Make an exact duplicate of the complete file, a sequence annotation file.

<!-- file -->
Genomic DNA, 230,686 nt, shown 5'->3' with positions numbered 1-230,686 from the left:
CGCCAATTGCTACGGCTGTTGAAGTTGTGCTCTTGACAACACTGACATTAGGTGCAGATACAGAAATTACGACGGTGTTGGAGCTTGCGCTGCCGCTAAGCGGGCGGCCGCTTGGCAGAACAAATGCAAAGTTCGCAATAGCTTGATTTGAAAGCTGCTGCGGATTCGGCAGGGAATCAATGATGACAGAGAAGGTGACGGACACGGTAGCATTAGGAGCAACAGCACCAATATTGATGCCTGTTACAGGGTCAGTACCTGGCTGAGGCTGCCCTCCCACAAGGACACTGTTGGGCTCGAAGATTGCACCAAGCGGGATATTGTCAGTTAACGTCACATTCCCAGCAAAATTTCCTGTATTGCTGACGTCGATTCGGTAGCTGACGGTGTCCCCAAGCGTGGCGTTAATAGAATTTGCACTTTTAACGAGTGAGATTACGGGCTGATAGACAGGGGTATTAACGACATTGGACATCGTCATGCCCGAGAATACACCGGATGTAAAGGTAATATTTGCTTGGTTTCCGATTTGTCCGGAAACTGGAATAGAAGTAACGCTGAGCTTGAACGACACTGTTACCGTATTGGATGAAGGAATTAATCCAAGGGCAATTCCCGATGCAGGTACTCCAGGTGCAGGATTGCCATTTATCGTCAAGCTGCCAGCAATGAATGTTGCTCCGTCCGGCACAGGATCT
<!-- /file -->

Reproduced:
Genomic DNA, 230,686 nt, shown 5'->3' with positions numbered 1-230,686 from the left:
CGCCAATTGCTACGGCTGTTGAAGTTGTGCTCTTGACAACACTGACATTAGGTGCAGATACAGAAATTACGACGGTGTTGGAGCTTGCGCTGCCGCTAAGCGGGCGGCCGCTTGGCAGAACAAATGCAAAGTTCGCAATAGCTTGATTTGAAAGCTGCTGCGGATTCGGCAGGGAATCAATGATGACAGAGAAGGTGACGGACACGGTAGCATTAGGAGCAACAGCACCAATATTGATGCCTGTTACAGGGTCAGTACCTGGCTGAGGCTGCCCTCCCACAAGGACACTGTTGGGCTCGAAGATTGCACCAAGCGGGATATTGTCAGTTAACGTCACATTCCCAGCAAAATTTCCTGTATTGCTGACGTCGATTCGGTAGCTGACGGTGTCCCCAAGCGTGGCGTTAATAGAATTTGCACTTTTAACGAGTGAGATTACGGGCTGATAGACAGGGGTATTAACGACATTGGACATCGTCATGCCCGAGAATACACCGGATGTAAAGGTAATATTTGCTTGGTTTCCGATTTGTCCGGAAACTGGAATAGAAGTAACGCTGAGCTTGAACGACACTGTTACCGTATTGGATGAAGGAATTAATCCAAGGGCAATTCCCGATGCAGGTACTCCAGGTGCAGGATTGCCATTTATCGTCAAGCTGCCAGCAATGAATGTTGCTCCGTCCGGCACAGGATCT